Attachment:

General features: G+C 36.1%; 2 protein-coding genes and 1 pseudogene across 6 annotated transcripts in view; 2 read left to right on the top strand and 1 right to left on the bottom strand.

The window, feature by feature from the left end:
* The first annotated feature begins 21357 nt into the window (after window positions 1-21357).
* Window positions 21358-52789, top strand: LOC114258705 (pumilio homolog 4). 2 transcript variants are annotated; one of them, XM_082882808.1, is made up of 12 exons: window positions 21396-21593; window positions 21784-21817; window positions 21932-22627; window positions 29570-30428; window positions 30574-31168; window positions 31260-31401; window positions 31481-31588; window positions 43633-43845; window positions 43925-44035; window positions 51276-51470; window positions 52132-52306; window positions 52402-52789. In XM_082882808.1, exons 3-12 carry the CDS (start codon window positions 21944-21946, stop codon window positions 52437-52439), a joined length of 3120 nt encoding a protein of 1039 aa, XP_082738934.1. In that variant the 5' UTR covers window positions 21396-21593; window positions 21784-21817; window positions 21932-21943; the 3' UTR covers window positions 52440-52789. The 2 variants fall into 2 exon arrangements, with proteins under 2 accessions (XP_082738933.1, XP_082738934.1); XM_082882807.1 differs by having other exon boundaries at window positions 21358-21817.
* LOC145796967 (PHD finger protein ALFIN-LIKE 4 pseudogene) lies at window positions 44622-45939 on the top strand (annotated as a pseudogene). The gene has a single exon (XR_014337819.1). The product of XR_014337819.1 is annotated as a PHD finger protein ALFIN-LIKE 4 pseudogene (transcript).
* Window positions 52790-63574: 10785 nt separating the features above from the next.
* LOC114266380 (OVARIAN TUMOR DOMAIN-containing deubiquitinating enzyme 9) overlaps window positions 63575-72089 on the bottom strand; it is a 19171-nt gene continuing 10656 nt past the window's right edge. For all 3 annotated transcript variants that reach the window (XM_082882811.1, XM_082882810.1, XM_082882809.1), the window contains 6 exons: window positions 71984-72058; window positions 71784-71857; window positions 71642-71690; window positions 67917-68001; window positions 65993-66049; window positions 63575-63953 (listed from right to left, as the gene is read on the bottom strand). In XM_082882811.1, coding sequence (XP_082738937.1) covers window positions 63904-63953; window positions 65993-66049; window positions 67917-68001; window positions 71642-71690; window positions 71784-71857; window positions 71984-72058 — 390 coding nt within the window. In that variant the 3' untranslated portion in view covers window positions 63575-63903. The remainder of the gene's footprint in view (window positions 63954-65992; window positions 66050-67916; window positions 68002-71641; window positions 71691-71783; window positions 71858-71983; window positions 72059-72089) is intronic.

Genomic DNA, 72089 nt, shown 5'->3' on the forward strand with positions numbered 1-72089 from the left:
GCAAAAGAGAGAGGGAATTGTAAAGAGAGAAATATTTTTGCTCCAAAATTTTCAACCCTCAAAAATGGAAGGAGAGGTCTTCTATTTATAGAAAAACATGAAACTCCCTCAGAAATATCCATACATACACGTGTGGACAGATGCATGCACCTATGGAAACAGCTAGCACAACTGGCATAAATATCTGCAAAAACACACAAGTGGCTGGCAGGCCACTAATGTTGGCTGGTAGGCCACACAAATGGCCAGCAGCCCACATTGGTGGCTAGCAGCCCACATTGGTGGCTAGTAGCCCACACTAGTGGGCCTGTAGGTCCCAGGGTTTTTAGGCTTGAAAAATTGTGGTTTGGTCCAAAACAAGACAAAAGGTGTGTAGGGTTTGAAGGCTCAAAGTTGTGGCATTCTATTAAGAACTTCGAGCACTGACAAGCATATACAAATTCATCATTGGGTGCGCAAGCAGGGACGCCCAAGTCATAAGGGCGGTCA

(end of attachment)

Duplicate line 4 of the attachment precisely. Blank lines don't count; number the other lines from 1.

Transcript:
* Window positions 21358-52789, top strand: LOC114258705 (pumilio homolog 4). 2 transcript variants are annotated; one of them, XM_082882808.1, is made up of 12 exons: window positions 21396-21593; window positions 21784-21817; window positions 21932-22627; window positions 29570-30428; window positions 30574-31168; window positions 31260-31401; window positions 31481-31588; window positions 43633-43845; window positions 43925-44035; window positions 51276-51470; window positions 52132-52306; window positions 52402-52789. In XM_082882808.1, exons 3-12 carry the CDS (start codon window positions 21944-21946, stop codon window positions 52437-52439), a joined length of 3120 nt encoding a protein of 1039 aa, XP_082738934.1. In that variant the 5' UTR covers window positions 21396-21593; window positions 21784-21817; window positions 21932-21943; the 3' UTR covers window positions 52440-52789. The 2 variants fall into 2 exon arrangements, with proteins under 2 accessions (XP_082738933.1, XP_082738934.1); XM_082882807.1 differs by having other exon boundaries at window positions 21358-21817.